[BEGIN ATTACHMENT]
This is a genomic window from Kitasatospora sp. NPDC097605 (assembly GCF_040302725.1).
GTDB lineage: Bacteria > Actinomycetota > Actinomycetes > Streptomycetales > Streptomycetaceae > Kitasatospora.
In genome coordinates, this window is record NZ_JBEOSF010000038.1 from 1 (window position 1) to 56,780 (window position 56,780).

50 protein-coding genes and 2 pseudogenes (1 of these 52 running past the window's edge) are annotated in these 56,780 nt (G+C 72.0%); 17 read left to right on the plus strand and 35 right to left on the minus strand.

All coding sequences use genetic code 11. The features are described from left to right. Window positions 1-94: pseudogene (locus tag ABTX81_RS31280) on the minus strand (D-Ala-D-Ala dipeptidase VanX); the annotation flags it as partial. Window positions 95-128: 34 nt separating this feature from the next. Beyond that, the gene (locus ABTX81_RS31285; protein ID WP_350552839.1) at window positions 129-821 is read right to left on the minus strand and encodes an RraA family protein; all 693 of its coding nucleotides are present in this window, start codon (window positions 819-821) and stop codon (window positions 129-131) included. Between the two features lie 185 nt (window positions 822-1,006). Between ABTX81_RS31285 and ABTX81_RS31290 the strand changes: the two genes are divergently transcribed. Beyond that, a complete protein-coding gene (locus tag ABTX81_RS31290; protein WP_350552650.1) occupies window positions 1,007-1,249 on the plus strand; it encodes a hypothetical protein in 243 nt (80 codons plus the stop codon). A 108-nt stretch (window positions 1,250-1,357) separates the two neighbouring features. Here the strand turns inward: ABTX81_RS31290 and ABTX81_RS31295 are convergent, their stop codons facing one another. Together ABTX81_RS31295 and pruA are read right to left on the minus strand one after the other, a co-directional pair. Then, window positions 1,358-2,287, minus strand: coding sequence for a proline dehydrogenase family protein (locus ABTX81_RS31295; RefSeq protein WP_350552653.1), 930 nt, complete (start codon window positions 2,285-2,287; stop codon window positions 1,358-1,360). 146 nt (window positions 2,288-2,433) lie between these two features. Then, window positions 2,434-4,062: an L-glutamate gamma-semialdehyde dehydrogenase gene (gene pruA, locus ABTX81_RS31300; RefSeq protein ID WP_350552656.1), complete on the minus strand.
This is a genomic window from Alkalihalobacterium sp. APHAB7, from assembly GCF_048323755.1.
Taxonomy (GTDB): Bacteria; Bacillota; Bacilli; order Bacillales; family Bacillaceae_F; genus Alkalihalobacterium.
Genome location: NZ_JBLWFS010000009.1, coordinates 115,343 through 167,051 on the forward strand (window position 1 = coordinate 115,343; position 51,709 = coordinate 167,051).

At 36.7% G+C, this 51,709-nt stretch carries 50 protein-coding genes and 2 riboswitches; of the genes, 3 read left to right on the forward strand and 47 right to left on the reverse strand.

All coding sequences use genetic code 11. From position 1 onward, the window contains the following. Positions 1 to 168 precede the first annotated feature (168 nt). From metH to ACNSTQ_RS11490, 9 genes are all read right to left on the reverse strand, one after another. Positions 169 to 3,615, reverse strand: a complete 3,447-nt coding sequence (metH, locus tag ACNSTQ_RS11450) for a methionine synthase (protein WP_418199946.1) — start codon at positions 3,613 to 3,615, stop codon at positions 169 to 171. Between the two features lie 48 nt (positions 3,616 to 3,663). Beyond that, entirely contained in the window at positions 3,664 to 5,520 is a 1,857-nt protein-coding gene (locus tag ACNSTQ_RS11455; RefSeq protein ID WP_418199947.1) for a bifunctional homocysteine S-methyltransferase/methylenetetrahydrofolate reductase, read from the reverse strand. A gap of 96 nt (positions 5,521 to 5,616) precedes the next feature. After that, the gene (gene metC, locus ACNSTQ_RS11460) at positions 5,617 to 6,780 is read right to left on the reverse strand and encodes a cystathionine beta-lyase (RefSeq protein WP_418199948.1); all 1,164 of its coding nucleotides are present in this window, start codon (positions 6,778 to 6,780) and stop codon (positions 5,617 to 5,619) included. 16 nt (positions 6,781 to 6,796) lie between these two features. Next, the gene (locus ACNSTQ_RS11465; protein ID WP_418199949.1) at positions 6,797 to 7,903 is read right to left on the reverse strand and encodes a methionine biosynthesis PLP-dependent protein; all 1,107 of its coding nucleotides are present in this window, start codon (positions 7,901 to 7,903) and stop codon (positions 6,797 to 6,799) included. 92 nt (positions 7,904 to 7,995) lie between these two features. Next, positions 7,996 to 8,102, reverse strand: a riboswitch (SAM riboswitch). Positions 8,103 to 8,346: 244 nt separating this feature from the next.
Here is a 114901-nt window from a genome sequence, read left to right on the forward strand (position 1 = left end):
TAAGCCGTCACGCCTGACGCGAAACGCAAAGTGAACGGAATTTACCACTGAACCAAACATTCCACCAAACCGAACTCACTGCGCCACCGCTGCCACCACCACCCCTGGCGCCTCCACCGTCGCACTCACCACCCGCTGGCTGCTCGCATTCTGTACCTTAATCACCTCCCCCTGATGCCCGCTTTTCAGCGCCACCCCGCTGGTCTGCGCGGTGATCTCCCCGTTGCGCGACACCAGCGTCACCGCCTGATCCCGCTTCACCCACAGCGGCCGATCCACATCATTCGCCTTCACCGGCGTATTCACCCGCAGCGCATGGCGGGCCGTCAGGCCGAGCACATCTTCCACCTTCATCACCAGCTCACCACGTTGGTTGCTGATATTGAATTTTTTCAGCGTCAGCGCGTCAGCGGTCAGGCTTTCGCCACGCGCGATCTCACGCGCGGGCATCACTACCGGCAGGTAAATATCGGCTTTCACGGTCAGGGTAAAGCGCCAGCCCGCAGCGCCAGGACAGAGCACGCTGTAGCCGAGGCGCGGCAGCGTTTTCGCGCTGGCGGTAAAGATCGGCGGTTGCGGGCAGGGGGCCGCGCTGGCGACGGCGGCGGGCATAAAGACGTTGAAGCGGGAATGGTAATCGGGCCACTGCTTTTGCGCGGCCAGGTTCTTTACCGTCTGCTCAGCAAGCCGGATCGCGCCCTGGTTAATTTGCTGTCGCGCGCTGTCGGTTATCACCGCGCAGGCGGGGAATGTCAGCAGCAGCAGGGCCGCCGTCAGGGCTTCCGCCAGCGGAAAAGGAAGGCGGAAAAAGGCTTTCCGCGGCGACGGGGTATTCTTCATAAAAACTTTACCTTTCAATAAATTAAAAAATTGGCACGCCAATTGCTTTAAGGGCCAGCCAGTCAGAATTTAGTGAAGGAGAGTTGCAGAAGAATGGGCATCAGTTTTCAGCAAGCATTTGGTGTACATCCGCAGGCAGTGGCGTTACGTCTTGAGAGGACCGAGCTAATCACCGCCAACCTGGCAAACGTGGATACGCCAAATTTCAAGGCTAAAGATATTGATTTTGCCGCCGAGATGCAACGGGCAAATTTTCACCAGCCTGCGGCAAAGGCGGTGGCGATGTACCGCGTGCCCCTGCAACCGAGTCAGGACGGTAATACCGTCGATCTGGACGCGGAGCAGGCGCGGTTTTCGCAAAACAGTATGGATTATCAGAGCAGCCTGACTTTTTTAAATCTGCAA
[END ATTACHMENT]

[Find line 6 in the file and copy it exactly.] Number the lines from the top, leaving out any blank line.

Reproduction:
This is a genomic window from Alkalihalobacterium sp. APHAB7, from assembly GCF_048323755.1.